Rip and Tear Napkins – No Sew Napkins for All Decors

Rip and Tear Napkins – No Sew Napkins for All Decors

Rip and Tear Napkins are a fast and easy handmade craft for even beginning crafts. No sewing involved… simply rip and tear!

rip and tear napkins - done2 740wm

EDIT: I first shared my Rip and Tear Napkins in July 19, 2009. If you would like to see all of the Rip and Tear Napkins in my cupboard, you can see them HERE.

I love cloth napkins. I could never bring myself to use paper. First, they don’t work well, and second, waste paper? I think not! Over the years I’ve bought and made many different kinds of napkins. Recently, however, I’ve started making what I refer to as “rip and tear” napkins. Simply find a high quality 100% woven cotton fabric you love, measure, and tear!

For a practical, no sew, no glue project, rip yourself some new napkins! In the easy peasy category, these napkins are quick to make, and quick to launder. Basically, you need 1/2 yard of 44″ wide fabric for 2 napkins. So, just decide on how many napkins you want and buy 1/2 yard for every 2. VERY IMPORTANT: no matter how many napkins you plan to make, always add 1/8 yard (4.5 inches) to the amount of fabric you need. Seldom are fabrics cut true to grain, and you will need some extra fabric for your first and last tears.

NOTE: Unless you bought fabric that is dyed through and through or has individually dyed threads as found in plaids, there will be a right and wrong side to these napkins. I find this to acceptable for everyday use. If you prefer you can sew two pieces together instead of unraveling the edges but it will require twice as much fabric, and they take longer to dry.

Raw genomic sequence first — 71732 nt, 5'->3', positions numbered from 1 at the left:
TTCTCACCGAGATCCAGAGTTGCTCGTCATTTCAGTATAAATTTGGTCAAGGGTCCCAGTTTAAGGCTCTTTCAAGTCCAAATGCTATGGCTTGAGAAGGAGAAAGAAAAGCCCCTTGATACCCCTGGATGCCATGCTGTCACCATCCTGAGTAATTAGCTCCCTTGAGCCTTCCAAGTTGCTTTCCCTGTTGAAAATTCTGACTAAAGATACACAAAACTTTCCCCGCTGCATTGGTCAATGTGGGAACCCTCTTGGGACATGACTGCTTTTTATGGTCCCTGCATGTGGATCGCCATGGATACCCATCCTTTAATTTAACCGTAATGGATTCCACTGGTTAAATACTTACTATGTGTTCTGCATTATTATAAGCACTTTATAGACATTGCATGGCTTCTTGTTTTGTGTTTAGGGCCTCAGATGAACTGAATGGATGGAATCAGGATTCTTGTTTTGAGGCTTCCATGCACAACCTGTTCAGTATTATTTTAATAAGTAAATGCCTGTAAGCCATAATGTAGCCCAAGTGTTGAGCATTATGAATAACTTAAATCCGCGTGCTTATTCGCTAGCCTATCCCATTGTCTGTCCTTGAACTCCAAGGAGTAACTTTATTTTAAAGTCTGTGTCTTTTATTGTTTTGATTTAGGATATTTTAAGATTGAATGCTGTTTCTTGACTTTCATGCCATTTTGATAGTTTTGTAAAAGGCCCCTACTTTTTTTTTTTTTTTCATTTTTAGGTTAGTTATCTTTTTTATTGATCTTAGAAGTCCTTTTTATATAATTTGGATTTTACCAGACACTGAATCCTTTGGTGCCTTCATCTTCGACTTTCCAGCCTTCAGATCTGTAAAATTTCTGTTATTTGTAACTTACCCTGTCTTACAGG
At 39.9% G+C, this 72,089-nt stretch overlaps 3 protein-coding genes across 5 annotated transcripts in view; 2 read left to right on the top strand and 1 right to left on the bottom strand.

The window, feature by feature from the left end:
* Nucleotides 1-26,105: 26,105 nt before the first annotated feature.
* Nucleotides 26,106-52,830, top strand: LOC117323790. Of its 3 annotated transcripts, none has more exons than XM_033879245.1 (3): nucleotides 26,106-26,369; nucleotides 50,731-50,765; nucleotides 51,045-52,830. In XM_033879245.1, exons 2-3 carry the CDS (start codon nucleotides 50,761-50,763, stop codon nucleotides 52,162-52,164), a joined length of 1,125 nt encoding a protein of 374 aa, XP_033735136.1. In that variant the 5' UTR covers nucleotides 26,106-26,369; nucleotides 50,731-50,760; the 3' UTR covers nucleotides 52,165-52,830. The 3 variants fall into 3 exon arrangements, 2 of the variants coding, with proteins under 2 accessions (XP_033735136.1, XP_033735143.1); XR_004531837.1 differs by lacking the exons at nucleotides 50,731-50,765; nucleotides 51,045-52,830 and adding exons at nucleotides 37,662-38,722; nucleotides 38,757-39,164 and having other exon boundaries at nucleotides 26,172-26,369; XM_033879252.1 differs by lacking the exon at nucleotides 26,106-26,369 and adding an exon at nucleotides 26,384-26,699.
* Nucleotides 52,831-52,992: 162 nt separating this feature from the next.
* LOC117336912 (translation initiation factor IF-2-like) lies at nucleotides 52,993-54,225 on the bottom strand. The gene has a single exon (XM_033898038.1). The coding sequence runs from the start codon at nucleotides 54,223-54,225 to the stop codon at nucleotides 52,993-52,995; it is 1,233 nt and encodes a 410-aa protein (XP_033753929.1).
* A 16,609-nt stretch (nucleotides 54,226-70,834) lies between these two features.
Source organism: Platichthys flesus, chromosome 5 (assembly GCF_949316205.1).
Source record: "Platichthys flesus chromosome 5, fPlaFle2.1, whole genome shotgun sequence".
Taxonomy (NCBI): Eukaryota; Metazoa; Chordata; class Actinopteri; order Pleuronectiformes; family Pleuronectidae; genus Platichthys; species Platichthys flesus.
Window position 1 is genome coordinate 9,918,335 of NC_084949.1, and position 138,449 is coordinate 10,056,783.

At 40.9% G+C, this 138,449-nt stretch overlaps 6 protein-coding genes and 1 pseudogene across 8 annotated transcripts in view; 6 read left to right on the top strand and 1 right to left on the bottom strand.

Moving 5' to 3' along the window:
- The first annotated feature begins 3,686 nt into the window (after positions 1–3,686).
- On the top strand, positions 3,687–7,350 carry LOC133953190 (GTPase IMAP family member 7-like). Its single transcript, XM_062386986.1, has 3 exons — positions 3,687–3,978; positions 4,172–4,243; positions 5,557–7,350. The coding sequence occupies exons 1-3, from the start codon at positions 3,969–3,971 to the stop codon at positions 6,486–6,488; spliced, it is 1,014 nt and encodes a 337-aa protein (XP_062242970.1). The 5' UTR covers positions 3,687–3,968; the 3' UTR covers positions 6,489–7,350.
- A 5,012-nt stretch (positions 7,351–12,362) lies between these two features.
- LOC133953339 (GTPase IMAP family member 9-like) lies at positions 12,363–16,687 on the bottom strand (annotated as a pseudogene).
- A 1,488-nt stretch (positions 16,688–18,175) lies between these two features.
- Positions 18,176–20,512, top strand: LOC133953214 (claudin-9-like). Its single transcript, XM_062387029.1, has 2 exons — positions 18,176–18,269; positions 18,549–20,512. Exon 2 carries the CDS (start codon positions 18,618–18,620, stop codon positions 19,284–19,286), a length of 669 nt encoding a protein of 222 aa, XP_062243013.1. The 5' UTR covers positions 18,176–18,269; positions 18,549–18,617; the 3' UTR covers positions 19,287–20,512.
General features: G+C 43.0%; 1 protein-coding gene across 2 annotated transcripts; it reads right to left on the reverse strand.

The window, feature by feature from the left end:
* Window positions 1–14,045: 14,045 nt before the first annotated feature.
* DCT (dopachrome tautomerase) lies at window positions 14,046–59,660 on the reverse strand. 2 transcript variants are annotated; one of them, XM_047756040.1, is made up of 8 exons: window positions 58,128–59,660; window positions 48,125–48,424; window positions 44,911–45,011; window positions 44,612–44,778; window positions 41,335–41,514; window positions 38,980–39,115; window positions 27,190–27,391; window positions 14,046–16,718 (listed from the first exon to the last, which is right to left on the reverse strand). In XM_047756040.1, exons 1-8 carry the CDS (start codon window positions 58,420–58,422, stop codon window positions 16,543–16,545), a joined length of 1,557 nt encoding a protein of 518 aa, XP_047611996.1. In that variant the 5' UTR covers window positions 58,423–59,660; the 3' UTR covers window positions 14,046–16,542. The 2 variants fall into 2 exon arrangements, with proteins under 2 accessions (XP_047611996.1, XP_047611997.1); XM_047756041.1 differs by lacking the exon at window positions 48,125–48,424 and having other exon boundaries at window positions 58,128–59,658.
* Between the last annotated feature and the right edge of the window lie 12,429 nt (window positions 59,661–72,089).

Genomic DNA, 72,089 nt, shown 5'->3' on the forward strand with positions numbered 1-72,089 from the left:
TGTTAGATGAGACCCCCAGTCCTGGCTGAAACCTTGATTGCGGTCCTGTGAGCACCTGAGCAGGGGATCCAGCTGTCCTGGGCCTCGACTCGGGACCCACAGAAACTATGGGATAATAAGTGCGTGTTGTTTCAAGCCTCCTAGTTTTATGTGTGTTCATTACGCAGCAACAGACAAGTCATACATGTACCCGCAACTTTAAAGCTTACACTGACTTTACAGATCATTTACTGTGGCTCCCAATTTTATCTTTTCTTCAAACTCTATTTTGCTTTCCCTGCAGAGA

Materials for Twelve (12) 18″ x 18″ Rip and Tear Napkins

3 1/8 yards 44/45″ woven fabric. Note: Usually fabric deemed “quilting” fabric works well. Do not use fabric that is too thin. They tend to wrinkle easily. You do not want fabric that frays too quickly. Look at the cut edge of the fabric on the bolt. If the edges are already fraying on bolt, they will not make good napkins because they will continue to fray after you fringe your napkins.

Directions for Rip and Tear Napkins

HOW TO RIP FABRIC: To rip fabric make a cut with scissors about 1″ into fabric following one of the threads.  Firmly hold the fabric on either side of the cut and rip the fabric all the way through the other side.

rip and tear napkins - rip545wm

HOW TO CUT AND RIP FABRIC: Using this diagram of a piece of fabric as a guide, follow the directions found below.

A: 1st rip: Cut and rip approximately 2″ from one cut end (non selvage side) of the fabric.

B: 2nd rip: Cut and rip 1″ from selvage on either side of the fabric. (You will rip off the entire selvage on one side.)

C: 3rd rip: Measure 18″ from the selvage side that you just ripped off. Cut and rip the entire length of the fabric. Set aside.

D: 4th rip: Measure 18″ from the new edge you just created. Cut and rip the entire length of the fabric.  You will have a long piece of fabric left over. Add it to your fabric stash for a later project.

E, F and all remaining rips: You will now have 2 long strips. For each strip, begin measuring 18″ from your first rip (Rip A) Cut and rip every 18″ giving you 18″ x 18″ squares. Do this for both long strips of fabric.

HOW TO CREATE THE FRINGE: Beginning at a corner, unravel a side, by removing 1 or 2 threads at a time. Unravel threads until you create a fringe that is about 1/2″ wide.
rip and tear napkins - corner1 545wm